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Apprenticeship America Works to Close Skills Gap

Apprenticeship America is one of four startup companies taking part in the first cohort of the Iowa EdTech Accelerator (IETA). This article is part of a series on the Spring 2020 IETA, a 14-week mentorship program.

While interning in the Iowa House of Representatives, Christian Gray made an important connection. He saw missed opportunities created by a skills gap.

“There’s funding available at the state and federal level,” Gray said, “but each year, employers lose $250 billion due to a large skills gap that leaves 7.6 million jobs unfilled.”

Gray said that lack of education and training is a barrier for over 10 million workers.

His new startup, Apprenticeship America, equips people with skills and connects them to businesses who need them. He’s targeting welding, maintenance workers, CNC (computer numeric control, an automated machining tool), and more occupations that are in high demand in Iowa.

Gray was selected to take part in the Spring 2020 cohort of the Iowa EdTech Accelerator, a kind of bootcamp for startups that includes mentorship from area businesses and experts.

His calls his own company a bootcamp too.

“We are building a skilled trades bootcamp to lower the barrier to employment and equipping employers with the tools they need to upskill these 10 million people with the technical skills to perform,” Gray said in an email.

What has he learned in the IETA program?

“The IETA has taught me to focus and articulate value propositions concisely and in a manner that customers can understand,” he said, adding, “Being surrounded (virtually) by so many amazing entrepreneurs, has forced me to upskill myself in how I think about and execute my business.”

How have the different mentors helped?

“Starting a company is hard and comes with a roller coaster of emotions,” Gray said.

“Every mentor I have met with has always made sure to check in, not just on our businesses well-being but our mental well-being. They get it: ‘Your network is your net worth.’

“Obviously, Eric Engelmann is amazing, and I always book extra one on one time with him every week. Learning the Agile methodology from Eric has completely changed the way I operate my business from testing hypotheses’ to doing customer discovery.”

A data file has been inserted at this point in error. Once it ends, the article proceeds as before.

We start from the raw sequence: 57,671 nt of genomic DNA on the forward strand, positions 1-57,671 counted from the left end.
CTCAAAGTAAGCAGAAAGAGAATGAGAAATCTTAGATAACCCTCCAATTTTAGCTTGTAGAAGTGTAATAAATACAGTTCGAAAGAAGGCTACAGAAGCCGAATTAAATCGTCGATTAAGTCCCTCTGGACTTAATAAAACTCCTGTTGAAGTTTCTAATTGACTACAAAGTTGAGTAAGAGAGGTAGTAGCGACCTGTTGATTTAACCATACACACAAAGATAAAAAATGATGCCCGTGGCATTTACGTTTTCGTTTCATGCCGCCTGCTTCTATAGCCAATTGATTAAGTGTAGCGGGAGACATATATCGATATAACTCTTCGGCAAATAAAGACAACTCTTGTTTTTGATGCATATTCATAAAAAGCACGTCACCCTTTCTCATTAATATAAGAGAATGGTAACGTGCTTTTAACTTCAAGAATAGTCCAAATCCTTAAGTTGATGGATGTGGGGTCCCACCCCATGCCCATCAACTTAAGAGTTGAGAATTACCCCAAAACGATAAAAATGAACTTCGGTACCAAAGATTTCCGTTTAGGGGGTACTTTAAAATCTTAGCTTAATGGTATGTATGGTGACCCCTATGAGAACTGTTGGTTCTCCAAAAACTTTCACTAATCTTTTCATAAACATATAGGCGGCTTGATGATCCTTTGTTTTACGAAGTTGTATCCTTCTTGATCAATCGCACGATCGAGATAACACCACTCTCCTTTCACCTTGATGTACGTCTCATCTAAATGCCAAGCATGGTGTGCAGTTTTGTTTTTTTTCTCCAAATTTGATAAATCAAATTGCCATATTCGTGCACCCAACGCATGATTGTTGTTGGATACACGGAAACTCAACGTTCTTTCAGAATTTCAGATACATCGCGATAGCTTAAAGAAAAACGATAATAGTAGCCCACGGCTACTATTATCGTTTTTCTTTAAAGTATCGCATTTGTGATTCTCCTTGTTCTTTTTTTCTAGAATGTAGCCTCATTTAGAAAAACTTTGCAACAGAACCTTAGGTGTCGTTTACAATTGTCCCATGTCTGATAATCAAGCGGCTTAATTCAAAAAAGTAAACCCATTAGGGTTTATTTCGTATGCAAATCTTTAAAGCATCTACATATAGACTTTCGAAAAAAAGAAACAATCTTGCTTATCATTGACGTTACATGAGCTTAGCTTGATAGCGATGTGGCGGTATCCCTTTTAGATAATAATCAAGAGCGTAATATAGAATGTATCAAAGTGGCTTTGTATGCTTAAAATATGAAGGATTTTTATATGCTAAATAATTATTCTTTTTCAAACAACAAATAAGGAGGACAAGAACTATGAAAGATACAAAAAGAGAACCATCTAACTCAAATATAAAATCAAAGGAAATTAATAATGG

Gray also gave shout outs to Ben O’Connor (HLT): “Amazing in evaluating my financial model and making me think differently about the business model.”

Jim Sherlock (Pearson) was “extremely helpful when thinking about how to architect a viable IT apprenticeship that would work for companies to hire new talent.”

Mat Winegarden and Riley Eynon-Lynch (PearDeck) have been “a great resource to bounce different ideas back and forth and get a clear understanding of the challenges of hiring tech talent in Iowa.”

Mark Hudson (Shuttleworth & Ingersoll) is “very knowledgeable and passionate about the work we do. We have had a few different conversations to discuss strategically how we achieve our ultimate goal.”

Ada Woo and Tobi Drake (ACT) “asked tough questions that inspired me to think creatively about how I execute my business and scale.”

How has IETA changed Gray’s approach?

“Before the accelerator I was working on the business and had a few customers. Nothing as intense as I am now. The Accelerator has allowed me the knowhow and resources to focus solely in on my businesses and explore the possibilities,” he said.

Currently, Apprenticeship America is building content and expects to roll out a skills platform in the next few months. Learn more at their website.

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